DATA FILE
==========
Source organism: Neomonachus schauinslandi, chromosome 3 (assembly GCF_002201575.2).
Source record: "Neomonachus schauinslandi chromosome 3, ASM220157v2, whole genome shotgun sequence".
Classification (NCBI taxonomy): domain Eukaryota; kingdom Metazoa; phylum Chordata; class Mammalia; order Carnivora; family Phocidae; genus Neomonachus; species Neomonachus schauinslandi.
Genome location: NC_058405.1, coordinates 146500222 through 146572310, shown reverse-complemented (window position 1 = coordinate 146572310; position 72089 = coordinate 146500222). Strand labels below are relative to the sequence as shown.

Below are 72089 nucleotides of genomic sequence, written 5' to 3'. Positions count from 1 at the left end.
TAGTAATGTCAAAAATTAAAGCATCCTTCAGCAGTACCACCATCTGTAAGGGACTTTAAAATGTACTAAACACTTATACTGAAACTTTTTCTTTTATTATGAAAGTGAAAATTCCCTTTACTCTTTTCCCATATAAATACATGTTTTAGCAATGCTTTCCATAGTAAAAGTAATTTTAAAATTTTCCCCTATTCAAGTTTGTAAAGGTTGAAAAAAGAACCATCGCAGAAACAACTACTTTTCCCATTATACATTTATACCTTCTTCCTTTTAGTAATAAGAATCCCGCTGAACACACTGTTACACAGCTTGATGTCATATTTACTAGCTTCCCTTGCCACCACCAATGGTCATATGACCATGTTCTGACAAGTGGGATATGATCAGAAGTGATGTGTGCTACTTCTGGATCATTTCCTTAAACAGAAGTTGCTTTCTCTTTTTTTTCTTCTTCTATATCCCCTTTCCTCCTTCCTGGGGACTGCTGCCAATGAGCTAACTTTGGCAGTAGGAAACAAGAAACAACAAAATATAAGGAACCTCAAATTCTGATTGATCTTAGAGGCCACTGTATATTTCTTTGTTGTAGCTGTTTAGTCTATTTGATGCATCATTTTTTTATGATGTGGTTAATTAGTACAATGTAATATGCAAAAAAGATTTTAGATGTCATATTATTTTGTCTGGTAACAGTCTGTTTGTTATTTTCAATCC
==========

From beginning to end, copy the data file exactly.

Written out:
Source organism: Neomonachus schauinslandi, chromosome 3 (assembly GCF_002201575.2).
Source record: "Neomonachus schauinslandi chromosome 3, ASM220157v2, whole genome shotgun sequence".
Classification (NCBI taxonomy): domain Eukaryota; kingdom Metazoa; phylum Chordata; class Mammalia; order Carnivora; family Phocidae; genus Neomonachus; species Neomonachus schauinslandi.
Genome location: NC_058405.1, coordinates 146500222 through 146572310, shown reverse-complemented (window position 1 = coordinate 146572310; position 72089 = coordinate 146500222). Strand labels below are relative to the sequence as shown.

Below are 72089 nucleotides of genomic sequence, written 5' to 3'. Positions count from 1 at the left end.
TAGTAATGTCAAAAATTAAAGCATCCTTCAGCAGTACCACCATCTGTAAGGGACTTTAAAATGTACTAAACACTTATACTGAAACTTTTTCTTTTATTATGAAAGTGAAAATTCCCTTTACTCTTTTCCCATATAAATACATGTTTTAGCAATGCTTTCCATAGTAAAAGTAATTTTAAAATTTTCCCCTATTCAAGTTTGTAAAGGTTGAAAAAAGAACCATCGCAGAAACAACTACTTTTCCCATTATACATTTATACCTTCTTCCTTTTAGTAATAAGAATCCCGCTGAACACACTGTTACACAGCTTGATGTCATATTTACTAGCTTCCCTTGCCACCACCAATGGTCATATGACCATGTTCTGACAAGTGGGATATGATCAGAAGTGATGTGTGCTACTTCTGGATCATTTCCTTAAACAGAAGTTGCTTTCTCTTTTTTTTCTTCTTCTATATCCCCTTTCCTCCTTCCTGGGGACTGCTGCCAATGAGCTAACTTTGGCAGTAGGAAACAAGAAACAACAAAATATAAGGAACCTCAAATTCTGATTGATCTTAGAGGCCACTGTATATTTCTTTGTTGTAGCTGTTTAGTCTATTTGATGCATCATTTTTTTATGATGTGGTTAATTAGTACAATGTAATATGCAAAAAAGATTTTAGATGTCATATTATTTTGTCTGGTAACAGTCTGTTTGTTATTTTCAATCC